Aris Silzars Display Technology Consulting



The Picture Phone…

The Picture Phone – it’s finally here!  It took fifty years but the future has at long last arrived.  My goodness, what took us so long?  Bell Telephone had the idea way back in 1956 and built the first laboratory test system that year.  By 1964 a more complete experimental system was far enough along to do public demonstrations.  The expectation was that soon the Picture Phone would become a widely used enhancement to regular voice calls.

In the 1968 classic movie 2001: A Space Odyssey the Picture Phone is prominently featured in a call home to earth from an orbiting space station.  The expectation was that businesses would adopt this technology first and then it would spread to more general consumer use.  But in spite of the monopolistic strength of the Bell System, the Picture Phone did not find even limited acceptance.  Why were the predictions for this technology so wrong?

Cost was one issue.  The bandwidth needed for uncompressed video was much greater than for voice and required two additional sets of wires for sending and receiving the video signals.  However, the real obstacle to acceptance turned out to be much more fundamental than technology complexity.  During the 1960’s and 1970’s and even a decade or two after, the telephone was a fixed location device.  I had one on my desk and you had one on yours.  And when I wanted to talk to you, I would call your telephone and if you happened to be at your desk, we would get to talk.  If you were somewhere else, leaving a message was maybe a viable option. 

Adding video to this arrangement does not do much to enhance the communications process.  In most situations, I already know what you look like and seeing you in your office or in a room in your home does not do much to facilitate our communications process.  Furthermore, most telephone users did not want to have uncontrolled video access in case they were not properly dressed or otherwise unprepared for video viewing.  Given this user resistance, and lack of clear benefit, the concept was doomed -- even at no additional cost. 

The 1970’s passed, as did the 1980’s, and the Picture Phone became a forgotten product concept relegated to the technology junkyard of “great but impractical ideas”. 

But then in the 1990’s something began to happen that no one had imagined when the Picture Phone was first conceived.  A new technology, that first started as the “car phone” in the 1980’s, began to transition into the truly portable “cell phone”.  Soon everyone had to have one and instead of calling a telephone at a fixed location, people began to call each other’s phones that now accompanied them wherever they went.   We quickly transitioned from a location based communications system to one that was location independent.  We could talk to each other at any time no matter where we were or what we happened to be doing.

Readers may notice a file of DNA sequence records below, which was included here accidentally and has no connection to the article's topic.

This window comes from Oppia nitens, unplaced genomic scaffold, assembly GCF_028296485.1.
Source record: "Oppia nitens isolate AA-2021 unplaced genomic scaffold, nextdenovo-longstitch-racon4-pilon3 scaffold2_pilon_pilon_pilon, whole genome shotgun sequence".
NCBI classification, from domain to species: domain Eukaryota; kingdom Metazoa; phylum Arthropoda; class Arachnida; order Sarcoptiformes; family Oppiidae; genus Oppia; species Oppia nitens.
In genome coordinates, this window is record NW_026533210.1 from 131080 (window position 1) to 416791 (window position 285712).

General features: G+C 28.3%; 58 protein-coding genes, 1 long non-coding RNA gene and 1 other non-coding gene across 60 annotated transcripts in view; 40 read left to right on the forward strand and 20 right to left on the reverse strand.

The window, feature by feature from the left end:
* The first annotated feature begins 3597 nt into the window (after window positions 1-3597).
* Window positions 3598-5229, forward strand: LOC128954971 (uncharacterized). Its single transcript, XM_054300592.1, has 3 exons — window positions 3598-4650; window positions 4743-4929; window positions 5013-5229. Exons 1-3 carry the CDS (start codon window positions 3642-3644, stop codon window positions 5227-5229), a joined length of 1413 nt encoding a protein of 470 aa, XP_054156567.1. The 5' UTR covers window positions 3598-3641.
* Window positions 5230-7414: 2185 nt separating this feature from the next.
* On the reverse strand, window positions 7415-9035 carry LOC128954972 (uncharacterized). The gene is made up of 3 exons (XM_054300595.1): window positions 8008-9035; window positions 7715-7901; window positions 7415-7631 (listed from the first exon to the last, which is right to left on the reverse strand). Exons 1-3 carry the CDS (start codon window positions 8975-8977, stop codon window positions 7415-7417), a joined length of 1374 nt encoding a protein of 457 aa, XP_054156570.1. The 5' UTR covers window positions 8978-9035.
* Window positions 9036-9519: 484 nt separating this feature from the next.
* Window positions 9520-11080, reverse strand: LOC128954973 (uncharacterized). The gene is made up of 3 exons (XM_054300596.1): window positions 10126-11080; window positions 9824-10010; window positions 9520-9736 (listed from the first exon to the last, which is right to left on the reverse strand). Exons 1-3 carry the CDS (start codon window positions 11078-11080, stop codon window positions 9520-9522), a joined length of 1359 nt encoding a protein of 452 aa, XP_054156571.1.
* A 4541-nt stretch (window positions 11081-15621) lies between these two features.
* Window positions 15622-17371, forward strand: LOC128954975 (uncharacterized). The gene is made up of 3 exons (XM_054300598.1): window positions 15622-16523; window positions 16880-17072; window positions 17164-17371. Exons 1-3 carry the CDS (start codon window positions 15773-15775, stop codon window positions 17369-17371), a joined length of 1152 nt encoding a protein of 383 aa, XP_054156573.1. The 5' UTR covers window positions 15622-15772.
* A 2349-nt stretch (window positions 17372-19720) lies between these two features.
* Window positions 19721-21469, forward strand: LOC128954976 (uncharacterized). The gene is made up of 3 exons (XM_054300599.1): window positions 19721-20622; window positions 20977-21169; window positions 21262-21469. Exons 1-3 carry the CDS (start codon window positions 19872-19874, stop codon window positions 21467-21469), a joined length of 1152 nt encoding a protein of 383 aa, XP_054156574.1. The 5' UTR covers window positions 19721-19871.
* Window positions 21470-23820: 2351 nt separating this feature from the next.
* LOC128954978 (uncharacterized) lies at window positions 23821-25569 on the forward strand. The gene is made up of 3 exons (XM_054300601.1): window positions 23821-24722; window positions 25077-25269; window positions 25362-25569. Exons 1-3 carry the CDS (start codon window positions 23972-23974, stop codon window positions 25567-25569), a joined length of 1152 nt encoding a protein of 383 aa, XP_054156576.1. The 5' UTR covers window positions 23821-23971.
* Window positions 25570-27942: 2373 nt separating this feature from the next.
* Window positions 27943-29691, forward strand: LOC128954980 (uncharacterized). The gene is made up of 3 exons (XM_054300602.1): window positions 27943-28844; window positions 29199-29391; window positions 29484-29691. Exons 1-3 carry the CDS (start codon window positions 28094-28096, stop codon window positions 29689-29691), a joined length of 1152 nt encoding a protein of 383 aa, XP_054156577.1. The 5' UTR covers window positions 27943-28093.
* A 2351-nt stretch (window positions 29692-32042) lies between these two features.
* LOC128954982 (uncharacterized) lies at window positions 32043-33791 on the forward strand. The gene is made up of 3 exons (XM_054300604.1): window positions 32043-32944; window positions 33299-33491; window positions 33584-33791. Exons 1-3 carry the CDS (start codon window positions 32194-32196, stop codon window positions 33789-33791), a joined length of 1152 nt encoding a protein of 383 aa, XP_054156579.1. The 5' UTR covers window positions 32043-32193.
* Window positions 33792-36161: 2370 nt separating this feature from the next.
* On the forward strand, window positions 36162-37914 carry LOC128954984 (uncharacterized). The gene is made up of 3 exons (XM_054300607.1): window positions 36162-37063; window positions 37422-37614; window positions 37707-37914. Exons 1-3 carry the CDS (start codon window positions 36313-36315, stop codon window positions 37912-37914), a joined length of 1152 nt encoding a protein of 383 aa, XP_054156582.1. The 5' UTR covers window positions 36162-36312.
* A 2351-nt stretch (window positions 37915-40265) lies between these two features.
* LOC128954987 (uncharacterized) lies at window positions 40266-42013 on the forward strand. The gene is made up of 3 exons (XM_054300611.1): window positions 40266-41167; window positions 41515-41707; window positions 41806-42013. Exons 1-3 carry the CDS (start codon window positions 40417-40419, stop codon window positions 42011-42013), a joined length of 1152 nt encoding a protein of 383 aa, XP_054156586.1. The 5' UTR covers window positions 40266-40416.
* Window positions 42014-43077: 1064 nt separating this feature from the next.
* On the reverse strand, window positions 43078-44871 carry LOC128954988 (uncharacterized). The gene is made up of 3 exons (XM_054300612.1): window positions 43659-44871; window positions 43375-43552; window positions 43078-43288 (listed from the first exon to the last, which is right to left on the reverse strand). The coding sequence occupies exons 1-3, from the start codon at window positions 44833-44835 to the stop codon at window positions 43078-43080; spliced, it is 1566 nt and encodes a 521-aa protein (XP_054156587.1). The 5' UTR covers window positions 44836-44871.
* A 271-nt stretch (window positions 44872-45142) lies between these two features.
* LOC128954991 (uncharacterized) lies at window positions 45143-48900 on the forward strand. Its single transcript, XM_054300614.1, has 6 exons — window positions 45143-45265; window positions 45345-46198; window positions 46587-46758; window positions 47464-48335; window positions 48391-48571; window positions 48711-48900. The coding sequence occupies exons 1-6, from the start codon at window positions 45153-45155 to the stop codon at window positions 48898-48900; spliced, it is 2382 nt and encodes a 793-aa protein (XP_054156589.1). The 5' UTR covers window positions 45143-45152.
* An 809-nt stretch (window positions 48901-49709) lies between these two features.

Then an additional feature was added to a few cell phone models that initially made no sense whatsoever -- at least not from a purely technical viewpoint.  Someone decided to combine a cell phone with a digital camera.  Now, why would anyone want to combine a cell phone with an inferior camera?  Why not just bring along a small camera that produces good quality photos instead?  If you want to take a picture, use a camera – if you want to make a call use your phone! 

How wrong that turned out to be.  Users quickly figured out that having a camera in their cell phones allowed them not only to capture images but to instantly send these images to let their friends see the new locations they were visiting, or special events they were experiencing.  Now instead of just seeing you sitting at your desk, as was envisioned by the Picture Phone developers, we are all able to participate in each other’s life experiences.  What a dramatic difference – and all of this a result of the conventional telephone having become a location independent device.

What would the pioneers who envisioned the original Picture Phone think of this new direction?  Just one important change in how we make “phone calls” allowed a technology that was relegated to a junkyard to be reborn in a new and exciting incarnation.  Well, it only took fifty years, but the telephone, image capture, and image transmission are now inextricably linked.  Welcome to the future world of the Picture Phone. 

Should you wish to offer your thoughts about the evolution of the Picture Phone technology, or any other display related topic, you may contact me directly from this site, by email at, or by telephone at 425-898-9117.